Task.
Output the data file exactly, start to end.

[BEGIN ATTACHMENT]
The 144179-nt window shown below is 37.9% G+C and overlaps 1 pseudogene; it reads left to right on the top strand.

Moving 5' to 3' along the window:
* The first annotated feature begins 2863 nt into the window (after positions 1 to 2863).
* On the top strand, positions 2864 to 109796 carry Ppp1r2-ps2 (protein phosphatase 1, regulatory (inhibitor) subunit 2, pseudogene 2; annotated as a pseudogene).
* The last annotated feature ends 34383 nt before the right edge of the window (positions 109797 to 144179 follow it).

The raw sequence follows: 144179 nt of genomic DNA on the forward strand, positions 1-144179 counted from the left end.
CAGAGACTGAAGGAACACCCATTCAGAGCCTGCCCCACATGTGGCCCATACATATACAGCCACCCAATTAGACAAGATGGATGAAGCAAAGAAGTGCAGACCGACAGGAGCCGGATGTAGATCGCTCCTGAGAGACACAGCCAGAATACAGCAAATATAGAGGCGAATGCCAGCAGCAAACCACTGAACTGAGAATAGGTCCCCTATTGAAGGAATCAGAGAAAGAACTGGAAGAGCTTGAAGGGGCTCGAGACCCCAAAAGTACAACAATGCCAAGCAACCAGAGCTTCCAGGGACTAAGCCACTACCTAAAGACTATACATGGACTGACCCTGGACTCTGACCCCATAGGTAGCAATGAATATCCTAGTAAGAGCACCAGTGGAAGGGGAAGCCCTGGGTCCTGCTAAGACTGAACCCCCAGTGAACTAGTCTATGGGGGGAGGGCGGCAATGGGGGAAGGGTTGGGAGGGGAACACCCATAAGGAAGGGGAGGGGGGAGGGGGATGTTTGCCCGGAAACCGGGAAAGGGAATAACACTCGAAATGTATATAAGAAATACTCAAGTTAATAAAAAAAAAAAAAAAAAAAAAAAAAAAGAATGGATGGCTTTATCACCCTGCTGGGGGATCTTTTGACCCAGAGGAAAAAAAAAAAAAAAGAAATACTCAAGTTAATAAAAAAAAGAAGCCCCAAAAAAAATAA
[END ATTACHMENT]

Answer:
The 144179-nt window shown below is 37.9% G+C and overlaps 1 pseudogene; it reads left to right on the top strand.

Moving 5' to 3' along the window:
* The first annotated feature begins 2863 nt into the window (after positions 1 to 2863).
* On the top strand, positions 2864 to 109796 carry Ppp1r2-ps2 (protein phosphatase 1, regulatory (inhibitor) subunit 2, pseudogene 2; annotated as a pseudogene).
* The last annotated feature ends 34383 nt before the right edge of the window (positions 109797 to 144179 follow it).

The raw sequence follows: 144179 nt of genomic DNA on the forward strand, positions 1-144179 counted from the left end.
CAGAGACTGAAGGAACACCCATTCAGAGCCTGCCCCACATGTGGCCCATACATATACAGCCACCCAATTAGACAAGATGGATGAAGCAAAGAAGTGCAGACCGACAGGAGCCGGATGTAGATCGCTCCTGAGAGACACAGCCAGAATACAGCAAATATAGAGGCGAATGCCAGCAGCAAACCACTGAACTGAGAATAGGTCCCCTATTGAAGGAATCAGAGAAAGAACTGGAAGAGCTTGAAGGGGCTCGAGACCCCAAAAGTACAACAATGCCAAGCAACCAGAGCTTCCAGGGACTAAGCCACTACCTAAAGACTATACATGGACTGACCCTGGACTCTGACCCCATAGGTAGCAATGAATATCCTAGTAAGAGCACCAGTGGAAGGGGAAGCCCTGGGTCCTGCTAAGACTGAACCCCCAGTGAACTAGTCTATGGGGGGAGGGCGGCAATGGGGGAAGGGTTGGGAGGGGAACACCCATAAGGAAGGGGAGGGGGGAGGGGGATGTTTGCCCGGAAACCGGGAAAGGGAATAACACTCGAAATGTATATAAGAAATACTCAAGTTAATAAAAAAAAAAAAAAAAAAAAAAAAAAAGAATGGATGGCTTTATCACCCTGCTGGGGGATCTTTTGACCCAGAGGAAAAAAAAAAAAAAAGAAATACTCAAGTTAATAAAAAAAAGAAGCCCCAAAAAAAATAA